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Revision as of 17:51, 30 December 2008
Purpose: Document describing theory of the command line and how to perform common tasks.
Audience: Novice end-users needing to use the command line.
Assumptions: The reader has access to a Fedora installation, but no particular type may be assumed. The reader has a user account with the default settings. The reader may have access to the root password.
Related Documents: not yet sure...
Lead Writer: JamesMcElhannon
There are 5 chapters shown below, with the sections numbered. The Concepts chapter sets forth just enough theory to be able to use the commands below.
The Scenario chapter would put forth some common scenarios that people would be faced with. The text would describe the usage of a set of commands to perform a task, cross referenced to the Commonly Used Commands section.
The Commonly Used Commands would not be a reproduction of the man pages, but would instead focus on the common usage of the command.
The Tools would section would be brief scripts to make some things easier. I would expect that the details of this section would arise during the writing of the rest of the text. Any redundant operations shown during the Scenarios would be candidates.
Pages for individual chapters:
Summary of Sections
Brief descriptions of the chapters:
- General introduction
- Executables and Processes
- stdout, stderr, stdin
- Redirection and Pipes
- Bash prompt customization
- Handling zip/gz files
- Handling tar files
Commonly Used Commands
- test 
- who am i
Feedback from StuartEllis 2006-05-01
This is a very general suggestion - it may be helpful to phrase the "Concepts" headings in terms of tasks, since a new user may not strongly associate the technical features with what they actually do. Some features also relate to more one technology, e.g. a new user who has just read about permissions may be puzzled by "permission denied" messages unless there is at least a mention of SELinux.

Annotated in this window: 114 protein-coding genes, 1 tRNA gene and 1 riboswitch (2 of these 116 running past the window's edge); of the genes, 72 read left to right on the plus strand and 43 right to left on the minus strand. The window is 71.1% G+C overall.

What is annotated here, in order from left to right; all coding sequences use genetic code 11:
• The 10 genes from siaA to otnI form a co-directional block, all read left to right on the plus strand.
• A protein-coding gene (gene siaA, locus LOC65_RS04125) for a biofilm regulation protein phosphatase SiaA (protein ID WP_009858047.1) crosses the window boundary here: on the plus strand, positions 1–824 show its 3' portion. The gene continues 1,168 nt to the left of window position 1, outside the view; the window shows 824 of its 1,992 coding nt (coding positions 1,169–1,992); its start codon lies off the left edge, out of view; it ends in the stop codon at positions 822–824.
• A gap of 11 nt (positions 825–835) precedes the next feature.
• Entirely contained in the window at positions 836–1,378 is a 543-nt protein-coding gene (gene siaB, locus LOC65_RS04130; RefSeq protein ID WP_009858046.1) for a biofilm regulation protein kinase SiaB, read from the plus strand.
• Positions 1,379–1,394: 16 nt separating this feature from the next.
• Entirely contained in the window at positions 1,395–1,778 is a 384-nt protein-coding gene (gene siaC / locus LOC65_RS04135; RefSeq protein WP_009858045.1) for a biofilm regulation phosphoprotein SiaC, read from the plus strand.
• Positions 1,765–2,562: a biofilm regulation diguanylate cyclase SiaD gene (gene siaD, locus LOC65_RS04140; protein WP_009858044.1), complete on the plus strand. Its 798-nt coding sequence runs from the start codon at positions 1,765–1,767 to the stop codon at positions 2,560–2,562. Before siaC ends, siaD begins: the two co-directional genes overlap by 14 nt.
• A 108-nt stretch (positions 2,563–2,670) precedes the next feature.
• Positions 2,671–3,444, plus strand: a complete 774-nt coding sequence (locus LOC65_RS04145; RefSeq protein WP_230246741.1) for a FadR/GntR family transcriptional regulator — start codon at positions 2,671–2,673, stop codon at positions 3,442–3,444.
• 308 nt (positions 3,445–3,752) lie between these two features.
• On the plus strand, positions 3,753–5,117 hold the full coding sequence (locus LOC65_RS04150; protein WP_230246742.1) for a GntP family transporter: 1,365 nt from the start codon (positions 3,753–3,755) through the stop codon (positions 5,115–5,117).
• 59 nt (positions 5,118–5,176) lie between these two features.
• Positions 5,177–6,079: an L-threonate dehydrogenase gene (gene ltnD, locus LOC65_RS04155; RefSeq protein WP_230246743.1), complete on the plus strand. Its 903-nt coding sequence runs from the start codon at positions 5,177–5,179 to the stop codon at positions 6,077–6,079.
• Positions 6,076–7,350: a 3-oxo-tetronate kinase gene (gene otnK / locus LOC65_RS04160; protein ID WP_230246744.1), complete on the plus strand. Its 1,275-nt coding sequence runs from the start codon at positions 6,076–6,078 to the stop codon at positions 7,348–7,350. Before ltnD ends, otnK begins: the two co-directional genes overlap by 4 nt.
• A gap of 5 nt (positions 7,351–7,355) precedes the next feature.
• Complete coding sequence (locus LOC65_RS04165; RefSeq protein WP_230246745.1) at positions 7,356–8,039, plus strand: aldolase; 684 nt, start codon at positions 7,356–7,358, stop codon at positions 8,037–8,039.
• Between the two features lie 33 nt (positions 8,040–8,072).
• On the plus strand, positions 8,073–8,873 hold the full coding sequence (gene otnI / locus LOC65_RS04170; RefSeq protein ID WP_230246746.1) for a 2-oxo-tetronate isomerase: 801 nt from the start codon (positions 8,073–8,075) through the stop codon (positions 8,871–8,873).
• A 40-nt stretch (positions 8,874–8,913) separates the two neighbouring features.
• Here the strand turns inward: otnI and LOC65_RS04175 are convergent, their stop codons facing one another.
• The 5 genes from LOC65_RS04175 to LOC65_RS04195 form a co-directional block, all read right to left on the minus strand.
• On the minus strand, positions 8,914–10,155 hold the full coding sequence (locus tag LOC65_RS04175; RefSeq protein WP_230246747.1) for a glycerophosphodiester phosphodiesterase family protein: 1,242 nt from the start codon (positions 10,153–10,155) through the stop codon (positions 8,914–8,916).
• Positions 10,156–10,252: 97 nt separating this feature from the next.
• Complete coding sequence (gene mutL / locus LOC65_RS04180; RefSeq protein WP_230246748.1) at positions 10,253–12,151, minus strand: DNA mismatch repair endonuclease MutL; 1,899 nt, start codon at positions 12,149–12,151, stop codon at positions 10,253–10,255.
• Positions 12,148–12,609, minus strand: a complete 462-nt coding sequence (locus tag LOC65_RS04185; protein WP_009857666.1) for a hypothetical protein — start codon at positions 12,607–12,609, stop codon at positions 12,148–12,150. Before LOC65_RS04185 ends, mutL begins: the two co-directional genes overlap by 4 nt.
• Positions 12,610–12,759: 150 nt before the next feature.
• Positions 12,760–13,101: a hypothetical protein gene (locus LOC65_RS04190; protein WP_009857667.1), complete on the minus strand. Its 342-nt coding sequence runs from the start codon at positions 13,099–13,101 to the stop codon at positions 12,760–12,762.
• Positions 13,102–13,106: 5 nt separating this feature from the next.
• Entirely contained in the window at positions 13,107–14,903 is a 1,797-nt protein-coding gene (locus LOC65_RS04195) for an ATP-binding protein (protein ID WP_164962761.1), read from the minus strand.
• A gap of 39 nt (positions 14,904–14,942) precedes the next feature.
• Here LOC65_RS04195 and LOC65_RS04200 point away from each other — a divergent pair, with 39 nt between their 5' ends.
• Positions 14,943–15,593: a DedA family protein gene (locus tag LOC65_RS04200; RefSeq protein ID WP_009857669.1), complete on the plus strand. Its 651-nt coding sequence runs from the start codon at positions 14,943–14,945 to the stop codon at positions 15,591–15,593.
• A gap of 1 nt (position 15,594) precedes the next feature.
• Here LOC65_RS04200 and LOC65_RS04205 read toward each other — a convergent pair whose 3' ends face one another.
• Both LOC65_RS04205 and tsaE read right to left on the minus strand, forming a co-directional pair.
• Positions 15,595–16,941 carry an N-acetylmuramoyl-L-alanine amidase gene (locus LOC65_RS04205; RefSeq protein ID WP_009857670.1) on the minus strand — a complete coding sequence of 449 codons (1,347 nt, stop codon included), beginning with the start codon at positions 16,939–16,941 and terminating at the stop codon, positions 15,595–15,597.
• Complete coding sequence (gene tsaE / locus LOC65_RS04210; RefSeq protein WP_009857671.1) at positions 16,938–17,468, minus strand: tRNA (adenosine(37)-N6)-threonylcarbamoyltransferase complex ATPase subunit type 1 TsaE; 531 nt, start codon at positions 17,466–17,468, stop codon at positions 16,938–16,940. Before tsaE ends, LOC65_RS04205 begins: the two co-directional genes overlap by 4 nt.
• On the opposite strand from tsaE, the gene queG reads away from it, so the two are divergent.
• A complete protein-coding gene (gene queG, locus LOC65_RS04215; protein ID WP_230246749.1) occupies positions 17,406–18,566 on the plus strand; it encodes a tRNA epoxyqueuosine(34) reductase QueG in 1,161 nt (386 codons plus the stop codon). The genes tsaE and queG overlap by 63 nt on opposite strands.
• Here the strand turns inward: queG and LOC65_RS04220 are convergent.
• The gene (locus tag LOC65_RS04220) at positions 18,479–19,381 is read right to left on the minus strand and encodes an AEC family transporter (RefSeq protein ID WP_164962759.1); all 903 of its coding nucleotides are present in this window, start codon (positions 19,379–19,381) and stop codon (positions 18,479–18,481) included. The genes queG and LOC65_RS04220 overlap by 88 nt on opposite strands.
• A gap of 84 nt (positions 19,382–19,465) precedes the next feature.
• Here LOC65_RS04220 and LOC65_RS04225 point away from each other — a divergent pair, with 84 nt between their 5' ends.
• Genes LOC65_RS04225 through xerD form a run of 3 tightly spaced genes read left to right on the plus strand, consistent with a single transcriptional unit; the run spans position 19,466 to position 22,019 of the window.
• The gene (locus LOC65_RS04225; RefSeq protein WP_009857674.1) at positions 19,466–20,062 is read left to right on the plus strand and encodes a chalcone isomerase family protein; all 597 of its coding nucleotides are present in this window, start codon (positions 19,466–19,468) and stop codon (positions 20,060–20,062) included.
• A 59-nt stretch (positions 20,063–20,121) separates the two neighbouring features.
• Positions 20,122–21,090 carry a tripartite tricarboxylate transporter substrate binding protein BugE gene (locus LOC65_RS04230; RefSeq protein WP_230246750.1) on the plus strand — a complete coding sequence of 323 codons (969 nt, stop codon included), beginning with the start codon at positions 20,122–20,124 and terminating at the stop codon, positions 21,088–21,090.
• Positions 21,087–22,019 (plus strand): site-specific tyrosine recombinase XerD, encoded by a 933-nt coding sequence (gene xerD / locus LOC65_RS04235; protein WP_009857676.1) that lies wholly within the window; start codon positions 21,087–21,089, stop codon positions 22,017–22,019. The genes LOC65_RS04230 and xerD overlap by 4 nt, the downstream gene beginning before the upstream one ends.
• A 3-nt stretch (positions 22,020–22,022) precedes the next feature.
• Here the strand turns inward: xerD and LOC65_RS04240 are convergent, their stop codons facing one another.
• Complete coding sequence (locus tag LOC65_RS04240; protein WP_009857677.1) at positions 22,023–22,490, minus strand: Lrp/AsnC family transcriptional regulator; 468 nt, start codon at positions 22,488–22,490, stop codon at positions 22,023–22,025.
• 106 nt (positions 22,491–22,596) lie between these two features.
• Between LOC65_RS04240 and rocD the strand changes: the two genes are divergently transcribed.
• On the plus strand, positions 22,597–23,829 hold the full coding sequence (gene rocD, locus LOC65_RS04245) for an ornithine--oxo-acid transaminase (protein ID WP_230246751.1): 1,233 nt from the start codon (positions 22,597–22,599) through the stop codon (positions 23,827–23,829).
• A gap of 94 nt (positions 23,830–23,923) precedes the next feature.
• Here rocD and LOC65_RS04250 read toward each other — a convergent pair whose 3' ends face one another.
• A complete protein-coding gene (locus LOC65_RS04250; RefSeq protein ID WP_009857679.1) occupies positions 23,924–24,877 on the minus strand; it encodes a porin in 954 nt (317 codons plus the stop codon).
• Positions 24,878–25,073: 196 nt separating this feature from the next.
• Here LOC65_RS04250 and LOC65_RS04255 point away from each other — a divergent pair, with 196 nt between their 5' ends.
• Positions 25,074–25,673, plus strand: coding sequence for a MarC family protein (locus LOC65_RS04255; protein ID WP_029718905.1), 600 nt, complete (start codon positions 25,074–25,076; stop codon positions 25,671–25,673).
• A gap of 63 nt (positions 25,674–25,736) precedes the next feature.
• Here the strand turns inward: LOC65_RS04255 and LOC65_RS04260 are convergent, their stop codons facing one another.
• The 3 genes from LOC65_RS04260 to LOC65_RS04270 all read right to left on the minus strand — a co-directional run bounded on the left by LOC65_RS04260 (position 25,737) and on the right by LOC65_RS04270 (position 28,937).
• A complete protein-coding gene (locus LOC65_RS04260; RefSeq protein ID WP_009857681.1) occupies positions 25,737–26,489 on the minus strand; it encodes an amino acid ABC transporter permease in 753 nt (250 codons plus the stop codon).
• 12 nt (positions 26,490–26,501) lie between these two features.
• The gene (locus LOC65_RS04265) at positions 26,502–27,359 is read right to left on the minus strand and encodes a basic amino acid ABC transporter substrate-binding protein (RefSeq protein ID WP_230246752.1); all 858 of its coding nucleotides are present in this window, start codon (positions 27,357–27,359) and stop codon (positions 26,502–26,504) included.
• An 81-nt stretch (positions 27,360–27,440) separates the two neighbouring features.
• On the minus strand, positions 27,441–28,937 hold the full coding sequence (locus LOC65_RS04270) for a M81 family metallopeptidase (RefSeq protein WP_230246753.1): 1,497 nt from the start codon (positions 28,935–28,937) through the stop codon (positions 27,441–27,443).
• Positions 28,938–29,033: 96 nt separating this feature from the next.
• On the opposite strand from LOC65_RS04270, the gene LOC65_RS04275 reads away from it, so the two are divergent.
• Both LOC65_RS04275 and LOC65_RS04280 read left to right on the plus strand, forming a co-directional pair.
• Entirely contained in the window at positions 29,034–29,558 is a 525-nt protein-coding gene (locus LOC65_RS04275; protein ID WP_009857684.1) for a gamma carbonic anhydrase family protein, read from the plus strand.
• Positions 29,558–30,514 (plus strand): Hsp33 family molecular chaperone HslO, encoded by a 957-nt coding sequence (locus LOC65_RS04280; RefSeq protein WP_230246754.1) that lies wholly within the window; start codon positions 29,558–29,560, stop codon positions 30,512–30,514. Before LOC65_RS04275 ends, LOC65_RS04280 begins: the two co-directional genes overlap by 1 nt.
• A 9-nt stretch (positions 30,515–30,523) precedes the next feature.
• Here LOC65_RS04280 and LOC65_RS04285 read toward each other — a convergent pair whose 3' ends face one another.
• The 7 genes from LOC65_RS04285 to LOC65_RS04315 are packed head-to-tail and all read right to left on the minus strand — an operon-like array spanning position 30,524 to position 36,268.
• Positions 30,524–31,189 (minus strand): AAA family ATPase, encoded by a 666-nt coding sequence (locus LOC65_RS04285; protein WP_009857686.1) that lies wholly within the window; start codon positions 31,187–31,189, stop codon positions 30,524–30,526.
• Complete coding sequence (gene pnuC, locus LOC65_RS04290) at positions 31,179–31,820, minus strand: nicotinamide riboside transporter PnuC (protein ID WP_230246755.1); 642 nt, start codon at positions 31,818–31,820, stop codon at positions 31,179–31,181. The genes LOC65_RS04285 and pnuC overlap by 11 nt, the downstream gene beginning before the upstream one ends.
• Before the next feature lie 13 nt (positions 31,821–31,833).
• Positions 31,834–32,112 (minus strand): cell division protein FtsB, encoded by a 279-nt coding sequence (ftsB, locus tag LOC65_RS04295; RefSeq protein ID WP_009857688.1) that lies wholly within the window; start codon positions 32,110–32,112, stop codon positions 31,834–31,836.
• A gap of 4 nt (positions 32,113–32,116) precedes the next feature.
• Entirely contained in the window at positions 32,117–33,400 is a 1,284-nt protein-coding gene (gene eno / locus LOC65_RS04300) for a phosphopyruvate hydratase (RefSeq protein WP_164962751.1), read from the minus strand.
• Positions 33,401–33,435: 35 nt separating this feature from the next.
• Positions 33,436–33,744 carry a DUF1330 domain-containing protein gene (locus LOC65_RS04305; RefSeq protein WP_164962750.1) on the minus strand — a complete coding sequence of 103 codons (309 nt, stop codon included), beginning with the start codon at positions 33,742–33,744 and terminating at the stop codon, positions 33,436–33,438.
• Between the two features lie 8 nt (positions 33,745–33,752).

This example is just off the top of my head:
- Understanding the Command-line Environment
- Running Commands
- How Logging Works
- Automating Commands as Scripts
- Understanding Linux Security
- Connecting Commands Together
- Discovering Commands
- Customizing Your Command-line Environment
Section 7 doesn't appear in your ToC - the idea is that if you explain how to discover useful commands, you could focus on only describing a small set of commands yourself, with a clean conscience, rather than feeling obliged to select and cover many. Teach 'em how to fish :) .
The GNOME desktop help browser in FC5 displays man and info documentation, so the documentation for the hundreds of commands on the system is accessible, but a new user may need pointers to how to locate what they need. The apropos command also enables users to find the right utility, once they are aware of it.